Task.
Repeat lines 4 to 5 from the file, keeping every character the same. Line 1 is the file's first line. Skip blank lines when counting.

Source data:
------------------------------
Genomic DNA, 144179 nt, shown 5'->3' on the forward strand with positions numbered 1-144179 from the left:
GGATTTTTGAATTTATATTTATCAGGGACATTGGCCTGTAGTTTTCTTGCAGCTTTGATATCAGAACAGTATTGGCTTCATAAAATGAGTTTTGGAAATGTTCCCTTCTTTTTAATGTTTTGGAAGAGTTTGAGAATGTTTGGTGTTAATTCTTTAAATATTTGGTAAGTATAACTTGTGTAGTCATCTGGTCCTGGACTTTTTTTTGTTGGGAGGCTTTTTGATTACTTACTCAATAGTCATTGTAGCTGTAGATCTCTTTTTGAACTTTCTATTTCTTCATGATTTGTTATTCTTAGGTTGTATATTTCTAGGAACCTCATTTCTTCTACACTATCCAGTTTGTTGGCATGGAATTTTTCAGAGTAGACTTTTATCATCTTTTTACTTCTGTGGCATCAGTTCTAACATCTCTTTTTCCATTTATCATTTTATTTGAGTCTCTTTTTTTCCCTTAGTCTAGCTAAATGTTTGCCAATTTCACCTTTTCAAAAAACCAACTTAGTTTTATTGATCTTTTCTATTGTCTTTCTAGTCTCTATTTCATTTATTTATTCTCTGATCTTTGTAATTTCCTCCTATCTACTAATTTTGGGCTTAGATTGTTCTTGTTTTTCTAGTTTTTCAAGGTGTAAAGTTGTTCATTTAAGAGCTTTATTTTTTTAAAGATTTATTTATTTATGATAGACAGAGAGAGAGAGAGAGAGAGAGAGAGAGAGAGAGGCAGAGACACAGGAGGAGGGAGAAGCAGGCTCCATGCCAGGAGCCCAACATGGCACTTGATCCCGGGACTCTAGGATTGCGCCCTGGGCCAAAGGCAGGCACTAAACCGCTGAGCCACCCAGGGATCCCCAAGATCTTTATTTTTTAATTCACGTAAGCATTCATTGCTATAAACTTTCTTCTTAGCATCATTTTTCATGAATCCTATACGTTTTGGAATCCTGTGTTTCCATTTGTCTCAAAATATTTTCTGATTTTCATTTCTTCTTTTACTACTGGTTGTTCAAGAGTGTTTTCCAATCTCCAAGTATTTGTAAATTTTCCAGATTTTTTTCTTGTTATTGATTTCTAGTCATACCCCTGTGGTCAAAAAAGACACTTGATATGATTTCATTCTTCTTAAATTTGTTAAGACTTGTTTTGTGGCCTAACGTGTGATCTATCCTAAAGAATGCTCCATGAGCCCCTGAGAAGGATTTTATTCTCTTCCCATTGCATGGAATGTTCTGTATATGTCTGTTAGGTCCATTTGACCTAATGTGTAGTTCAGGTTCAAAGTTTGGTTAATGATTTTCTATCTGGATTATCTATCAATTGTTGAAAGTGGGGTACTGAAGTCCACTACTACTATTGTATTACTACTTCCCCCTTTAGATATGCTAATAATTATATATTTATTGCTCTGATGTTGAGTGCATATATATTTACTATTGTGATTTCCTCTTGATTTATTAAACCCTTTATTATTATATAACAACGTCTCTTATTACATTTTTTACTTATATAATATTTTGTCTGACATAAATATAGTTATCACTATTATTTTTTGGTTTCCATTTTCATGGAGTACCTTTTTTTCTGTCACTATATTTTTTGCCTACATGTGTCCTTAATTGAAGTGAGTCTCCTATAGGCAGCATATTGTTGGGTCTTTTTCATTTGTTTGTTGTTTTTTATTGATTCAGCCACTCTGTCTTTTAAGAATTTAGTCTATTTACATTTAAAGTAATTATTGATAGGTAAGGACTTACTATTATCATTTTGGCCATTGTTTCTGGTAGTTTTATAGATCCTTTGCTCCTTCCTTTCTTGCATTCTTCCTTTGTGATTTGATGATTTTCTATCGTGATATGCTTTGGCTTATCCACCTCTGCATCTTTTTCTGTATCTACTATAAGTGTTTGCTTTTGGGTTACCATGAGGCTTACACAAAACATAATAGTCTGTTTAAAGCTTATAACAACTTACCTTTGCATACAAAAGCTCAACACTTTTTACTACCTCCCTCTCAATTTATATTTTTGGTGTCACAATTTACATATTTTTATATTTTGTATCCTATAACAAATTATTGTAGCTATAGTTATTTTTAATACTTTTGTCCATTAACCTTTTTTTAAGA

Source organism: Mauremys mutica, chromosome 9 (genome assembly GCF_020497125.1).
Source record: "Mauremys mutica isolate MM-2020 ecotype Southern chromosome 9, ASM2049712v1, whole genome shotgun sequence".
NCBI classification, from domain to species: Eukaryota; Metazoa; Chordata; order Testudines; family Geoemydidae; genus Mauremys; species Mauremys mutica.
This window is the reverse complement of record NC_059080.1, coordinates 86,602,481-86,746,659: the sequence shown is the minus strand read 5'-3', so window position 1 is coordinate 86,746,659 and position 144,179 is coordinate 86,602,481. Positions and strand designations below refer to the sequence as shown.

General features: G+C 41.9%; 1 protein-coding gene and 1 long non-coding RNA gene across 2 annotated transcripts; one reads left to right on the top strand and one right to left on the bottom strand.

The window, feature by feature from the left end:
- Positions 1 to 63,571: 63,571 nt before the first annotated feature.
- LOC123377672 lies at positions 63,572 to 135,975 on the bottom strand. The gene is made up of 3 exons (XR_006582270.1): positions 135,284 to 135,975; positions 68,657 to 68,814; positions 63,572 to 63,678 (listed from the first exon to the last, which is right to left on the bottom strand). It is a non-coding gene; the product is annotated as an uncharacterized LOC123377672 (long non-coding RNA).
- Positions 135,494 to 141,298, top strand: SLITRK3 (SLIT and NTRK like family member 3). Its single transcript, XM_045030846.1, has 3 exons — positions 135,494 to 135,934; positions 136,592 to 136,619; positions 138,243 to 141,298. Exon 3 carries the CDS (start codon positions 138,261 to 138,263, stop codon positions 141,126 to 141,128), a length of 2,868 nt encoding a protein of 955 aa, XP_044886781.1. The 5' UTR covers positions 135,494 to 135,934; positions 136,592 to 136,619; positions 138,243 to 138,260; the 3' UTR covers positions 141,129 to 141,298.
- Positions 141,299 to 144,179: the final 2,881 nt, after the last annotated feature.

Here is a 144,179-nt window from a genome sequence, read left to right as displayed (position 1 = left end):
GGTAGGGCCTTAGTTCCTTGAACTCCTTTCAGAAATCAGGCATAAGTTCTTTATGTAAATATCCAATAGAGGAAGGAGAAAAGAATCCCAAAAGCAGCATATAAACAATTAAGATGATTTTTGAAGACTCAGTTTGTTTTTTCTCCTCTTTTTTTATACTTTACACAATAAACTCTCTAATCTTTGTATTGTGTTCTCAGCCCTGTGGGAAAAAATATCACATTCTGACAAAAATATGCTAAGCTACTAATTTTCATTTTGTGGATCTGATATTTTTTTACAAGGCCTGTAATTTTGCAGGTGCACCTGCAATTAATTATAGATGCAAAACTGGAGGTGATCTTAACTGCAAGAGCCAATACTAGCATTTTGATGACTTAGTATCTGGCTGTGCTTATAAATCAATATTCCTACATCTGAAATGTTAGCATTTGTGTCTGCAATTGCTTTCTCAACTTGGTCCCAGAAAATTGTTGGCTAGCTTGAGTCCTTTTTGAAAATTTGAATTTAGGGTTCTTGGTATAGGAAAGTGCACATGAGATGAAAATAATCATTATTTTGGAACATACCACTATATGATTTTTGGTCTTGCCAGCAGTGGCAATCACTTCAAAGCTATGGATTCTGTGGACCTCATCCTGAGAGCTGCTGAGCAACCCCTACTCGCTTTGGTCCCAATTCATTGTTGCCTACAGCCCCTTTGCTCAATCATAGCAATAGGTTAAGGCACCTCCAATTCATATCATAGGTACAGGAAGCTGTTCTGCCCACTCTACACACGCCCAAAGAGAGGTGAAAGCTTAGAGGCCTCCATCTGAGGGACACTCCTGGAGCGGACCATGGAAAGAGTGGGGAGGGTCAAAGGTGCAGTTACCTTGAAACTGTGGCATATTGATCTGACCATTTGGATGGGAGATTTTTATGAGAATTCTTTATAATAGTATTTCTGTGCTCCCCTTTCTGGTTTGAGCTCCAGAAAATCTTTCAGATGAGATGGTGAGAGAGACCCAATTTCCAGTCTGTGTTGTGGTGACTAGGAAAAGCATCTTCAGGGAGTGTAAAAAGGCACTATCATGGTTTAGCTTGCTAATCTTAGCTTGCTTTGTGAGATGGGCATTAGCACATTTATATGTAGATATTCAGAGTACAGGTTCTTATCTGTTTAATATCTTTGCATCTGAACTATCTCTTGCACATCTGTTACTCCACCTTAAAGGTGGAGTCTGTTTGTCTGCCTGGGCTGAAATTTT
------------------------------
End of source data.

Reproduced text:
Source record: "Mauremys mutica isolate MM-2020 ecotype Southern chromosome 9, ASM2049712v1, whole genome shotgun sequence".
NCBI classification, from domain to species: Eukaryota; Metazoa; Chordata; order Testudines; family Geoemydidae; genus Mauremys; species Mauremys mutica.